Panax quinquefolius L.

American Ginseng

Panax quinquefolius plant

Family - Araliaceae

Stems - Solitary from big root, to 50cm tall ,glabrous, green, erect, herbaceous, fragrant.

Leaves - Whorled, 3 or 4 in number, palmately 5-foliate. Petioles glabrous, to 10cm long. Petiolules to +/-2cm long, glabrous, with a shallow adaxial groove. Leaflets to +/-10cm long, +/-6cm broad, abruptly acuminate, double serrate, obovate, glabrous.

Panax quinquefolius leafletLeaflet.

Inflorescence - Solitary terminal pedunculate umbel with +/-25 flowers. Peduncle to +10cm long, glabrous. Pedicels to 3mm in flower, longer in fruit, glabrous.

Flowers - Petals whitish-green, +/-2mm long, 1.1mm broad, glabrous, slightly keeled abaxially, ovate to subulate, rounded at apex. Stamens 5, erect. Filaments glabrous, 2mm long, greenish-white. Anthers whitish, 1.1mm long. Style(s) green, glabrous, to 1.5mm long. Calyx green, glabrous, 2mm long in flower, 5-toothed. Teeth minute, broadly triangular, acute, .5mm long. Ovary inferior, 2-locular, with a nectariferous ring at apex. Drupes red when ripe, to 1cm broad, glabrous.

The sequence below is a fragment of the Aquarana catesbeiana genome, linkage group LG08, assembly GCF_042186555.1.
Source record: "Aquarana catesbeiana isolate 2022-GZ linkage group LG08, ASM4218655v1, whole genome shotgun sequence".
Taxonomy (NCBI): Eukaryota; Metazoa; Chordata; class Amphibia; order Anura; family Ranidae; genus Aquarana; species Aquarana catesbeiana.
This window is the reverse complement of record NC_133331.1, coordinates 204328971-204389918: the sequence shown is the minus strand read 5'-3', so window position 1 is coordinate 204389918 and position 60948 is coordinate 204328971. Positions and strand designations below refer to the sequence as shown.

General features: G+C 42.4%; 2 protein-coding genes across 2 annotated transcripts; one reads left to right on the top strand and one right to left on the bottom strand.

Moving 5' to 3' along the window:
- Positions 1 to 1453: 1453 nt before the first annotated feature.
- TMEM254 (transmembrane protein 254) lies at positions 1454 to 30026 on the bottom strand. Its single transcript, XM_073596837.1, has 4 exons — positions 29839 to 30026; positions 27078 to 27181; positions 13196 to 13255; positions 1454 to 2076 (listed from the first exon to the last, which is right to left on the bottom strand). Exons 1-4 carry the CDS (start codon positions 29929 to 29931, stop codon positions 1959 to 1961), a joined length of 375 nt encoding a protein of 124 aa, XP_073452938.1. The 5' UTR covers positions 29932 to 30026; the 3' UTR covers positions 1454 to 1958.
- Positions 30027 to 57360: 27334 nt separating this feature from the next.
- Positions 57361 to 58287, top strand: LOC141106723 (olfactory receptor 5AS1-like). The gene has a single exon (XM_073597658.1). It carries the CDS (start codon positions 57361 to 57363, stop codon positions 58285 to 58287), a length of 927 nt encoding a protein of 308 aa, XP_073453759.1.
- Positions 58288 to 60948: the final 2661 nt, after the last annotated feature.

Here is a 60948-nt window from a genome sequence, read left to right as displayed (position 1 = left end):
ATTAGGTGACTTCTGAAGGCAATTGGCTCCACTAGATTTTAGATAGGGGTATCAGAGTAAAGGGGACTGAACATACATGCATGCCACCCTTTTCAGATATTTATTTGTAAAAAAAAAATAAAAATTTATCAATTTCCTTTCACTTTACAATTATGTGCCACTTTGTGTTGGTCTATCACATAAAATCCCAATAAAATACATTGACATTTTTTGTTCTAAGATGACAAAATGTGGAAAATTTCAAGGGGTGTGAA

Panax quinquefolius fruitsDeveloping fruits.

Panax quinquefolius fruitsMaturing fruits.

Flowering - June - July.

Habitat - Wooded slopes, moist ground.

Origin - Native to U.S.

Other info. - "Ginseng", as this popular species is often called, is becoming very rare in Missouri and over much of its range due to over-collecting for medicinal use. The plant is believed to have medicinal uses ranging from an being an aphrodisiac to a cancer fighter. Because of the high demand for the plant, it is rarely found growing wild.
Populations of this species have been successfully cultivated and this may be its only chance for survival as a species.

Photographs taken in Ellington, MO., 6-29-01, and near Stegal Mountain, MO., 6-25-03 (DETenaglia); also near St. Louis (SRTurner).